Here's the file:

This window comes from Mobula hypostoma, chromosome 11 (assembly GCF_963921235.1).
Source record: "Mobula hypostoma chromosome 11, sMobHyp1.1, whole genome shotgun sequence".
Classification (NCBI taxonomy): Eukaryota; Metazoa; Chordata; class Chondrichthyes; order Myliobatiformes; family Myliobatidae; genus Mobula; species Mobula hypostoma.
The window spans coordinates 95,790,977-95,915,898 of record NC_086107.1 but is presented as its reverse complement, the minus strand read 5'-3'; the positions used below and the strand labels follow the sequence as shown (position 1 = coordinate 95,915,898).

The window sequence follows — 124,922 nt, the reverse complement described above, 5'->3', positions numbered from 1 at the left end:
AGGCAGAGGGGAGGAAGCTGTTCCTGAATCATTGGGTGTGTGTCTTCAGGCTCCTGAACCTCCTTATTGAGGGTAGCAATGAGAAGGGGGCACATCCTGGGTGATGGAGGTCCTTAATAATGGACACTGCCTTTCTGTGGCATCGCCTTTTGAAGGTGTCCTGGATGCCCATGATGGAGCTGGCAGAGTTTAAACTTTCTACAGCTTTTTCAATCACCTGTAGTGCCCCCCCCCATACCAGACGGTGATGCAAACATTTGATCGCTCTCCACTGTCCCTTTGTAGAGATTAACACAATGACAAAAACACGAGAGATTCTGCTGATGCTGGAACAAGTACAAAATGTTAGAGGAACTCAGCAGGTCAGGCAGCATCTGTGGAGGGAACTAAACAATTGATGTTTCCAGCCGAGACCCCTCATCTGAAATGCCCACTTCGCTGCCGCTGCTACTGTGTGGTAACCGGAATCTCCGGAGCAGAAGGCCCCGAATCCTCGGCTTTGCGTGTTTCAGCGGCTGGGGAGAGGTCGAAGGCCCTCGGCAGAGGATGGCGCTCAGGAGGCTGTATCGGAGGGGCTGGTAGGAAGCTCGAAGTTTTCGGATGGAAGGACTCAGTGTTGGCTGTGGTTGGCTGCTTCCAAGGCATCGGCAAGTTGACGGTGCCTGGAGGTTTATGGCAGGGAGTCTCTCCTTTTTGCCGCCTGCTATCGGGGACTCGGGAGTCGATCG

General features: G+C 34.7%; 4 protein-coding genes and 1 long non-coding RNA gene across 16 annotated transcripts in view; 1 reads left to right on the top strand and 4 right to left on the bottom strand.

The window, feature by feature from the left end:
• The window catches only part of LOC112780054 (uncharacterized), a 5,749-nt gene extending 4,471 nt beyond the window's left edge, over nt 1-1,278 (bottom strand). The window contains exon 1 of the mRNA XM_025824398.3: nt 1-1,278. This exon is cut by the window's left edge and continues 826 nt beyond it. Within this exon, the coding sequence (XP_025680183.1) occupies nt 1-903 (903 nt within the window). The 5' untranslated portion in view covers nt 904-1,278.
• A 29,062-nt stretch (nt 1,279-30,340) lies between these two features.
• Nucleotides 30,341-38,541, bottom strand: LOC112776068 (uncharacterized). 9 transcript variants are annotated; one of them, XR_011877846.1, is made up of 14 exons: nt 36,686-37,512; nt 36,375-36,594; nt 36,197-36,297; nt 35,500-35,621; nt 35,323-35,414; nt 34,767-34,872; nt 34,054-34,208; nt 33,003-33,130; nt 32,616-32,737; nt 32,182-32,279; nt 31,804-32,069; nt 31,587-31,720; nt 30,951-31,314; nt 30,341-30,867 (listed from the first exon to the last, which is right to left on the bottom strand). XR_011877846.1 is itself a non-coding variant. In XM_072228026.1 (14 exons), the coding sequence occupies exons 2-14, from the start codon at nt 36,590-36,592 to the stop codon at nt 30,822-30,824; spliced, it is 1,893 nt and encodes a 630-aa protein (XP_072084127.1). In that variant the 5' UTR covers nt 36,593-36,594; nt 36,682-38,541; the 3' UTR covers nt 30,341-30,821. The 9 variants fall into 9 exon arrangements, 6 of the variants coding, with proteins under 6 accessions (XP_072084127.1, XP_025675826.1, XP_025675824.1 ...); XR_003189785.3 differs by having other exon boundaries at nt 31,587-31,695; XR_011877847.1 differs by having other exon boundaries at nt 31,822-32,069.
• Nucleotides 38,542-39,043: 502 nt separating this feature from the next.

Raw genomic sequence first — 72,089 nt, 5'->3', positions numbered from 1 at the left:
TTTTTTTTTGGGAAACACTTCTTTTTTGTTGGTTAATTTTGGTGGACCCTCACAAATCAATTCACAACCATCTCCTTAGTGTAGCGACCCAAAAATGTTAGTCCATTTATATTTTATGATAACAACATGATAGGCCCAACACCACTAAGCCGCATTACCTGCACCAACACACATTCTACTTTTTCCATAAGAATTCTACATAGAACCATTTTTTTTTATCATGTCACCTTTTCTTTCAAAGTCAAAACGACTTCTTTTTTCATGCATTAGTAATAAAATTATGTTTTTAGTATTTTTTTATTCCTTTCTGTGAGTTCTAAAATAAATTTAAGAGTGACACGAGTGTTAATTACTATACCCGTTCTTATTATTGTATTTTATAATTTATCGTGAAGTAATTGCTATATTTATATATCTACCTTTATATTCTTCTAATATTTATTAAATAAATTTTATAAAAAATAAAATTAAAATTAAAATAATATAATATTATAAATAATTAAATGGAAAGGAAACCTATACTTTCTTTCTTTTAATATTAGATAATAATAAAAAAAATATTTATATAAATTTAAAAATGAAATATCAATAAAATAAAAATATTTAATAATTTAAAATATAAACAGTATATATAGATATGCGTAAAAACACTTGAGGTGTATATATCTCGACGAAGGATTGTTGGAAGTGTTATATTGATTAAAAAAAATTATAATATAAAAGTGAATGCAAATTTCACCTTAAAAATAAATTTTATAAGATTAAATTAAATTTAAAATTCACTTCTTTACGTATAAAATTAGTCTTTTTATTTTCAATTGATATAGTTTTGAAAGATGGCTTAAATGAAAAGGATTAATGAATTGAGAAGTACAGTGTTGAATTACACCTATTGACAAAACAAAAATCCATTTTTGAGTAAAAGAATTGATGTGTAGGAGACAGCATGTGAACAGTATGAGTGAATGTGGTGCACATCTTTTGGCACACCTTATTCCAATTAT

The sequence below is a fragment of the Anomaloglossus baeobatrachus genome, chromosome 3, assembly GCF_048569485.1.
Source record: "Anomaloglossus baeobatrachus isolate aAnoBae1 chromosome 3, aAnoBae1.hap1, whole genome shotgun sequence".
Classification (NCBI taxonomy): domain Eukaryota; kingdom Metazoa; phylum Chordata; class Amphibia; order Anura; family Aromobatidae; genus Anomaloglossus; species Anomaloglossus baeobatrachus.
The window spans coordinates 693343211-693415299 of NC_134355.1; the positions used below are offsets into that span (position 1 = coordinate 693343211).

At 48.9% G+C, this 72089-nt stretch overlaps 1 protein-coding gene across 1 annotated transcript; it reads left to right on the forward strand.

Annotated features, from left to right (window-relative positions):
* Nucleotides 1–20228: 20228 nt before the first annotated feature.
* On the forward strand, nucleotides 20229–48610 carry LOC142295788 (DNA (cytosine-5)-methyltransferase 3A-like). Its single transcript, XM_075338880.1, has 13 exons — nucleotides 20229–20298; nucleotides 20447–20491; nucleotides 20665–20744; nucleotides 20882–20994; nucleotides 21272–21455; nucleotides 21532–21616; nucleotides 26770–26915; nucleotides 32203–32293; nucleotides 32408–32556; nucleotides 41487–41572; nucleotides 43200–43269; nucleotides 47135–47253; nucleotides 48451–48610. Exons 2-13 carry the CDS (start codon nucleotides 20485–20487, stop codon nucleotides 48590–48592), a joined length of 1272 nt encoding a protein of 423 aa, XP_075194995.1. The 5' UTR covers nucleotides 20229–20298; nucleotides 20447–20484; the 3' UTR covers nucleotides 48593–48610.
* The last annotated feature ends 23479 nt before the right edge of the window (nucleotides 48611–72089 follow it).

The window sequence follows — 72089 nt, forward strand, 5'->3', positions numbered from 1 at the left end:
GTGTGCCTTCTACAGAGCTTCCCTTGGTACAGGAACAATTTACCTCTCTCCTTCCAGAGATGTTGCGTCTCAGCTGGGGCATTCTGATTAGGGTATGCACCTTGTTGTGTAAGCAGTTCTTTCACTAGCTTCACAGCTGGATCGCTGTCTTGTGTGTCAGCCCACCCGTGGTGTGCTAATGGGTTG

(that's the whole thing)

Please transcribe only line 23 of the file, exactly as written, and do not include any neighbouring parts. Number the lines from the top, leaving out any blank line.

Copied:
* The last annotated feature ends 23479 nt before the right edge of the window (nucleotides 48611–72089 follow it).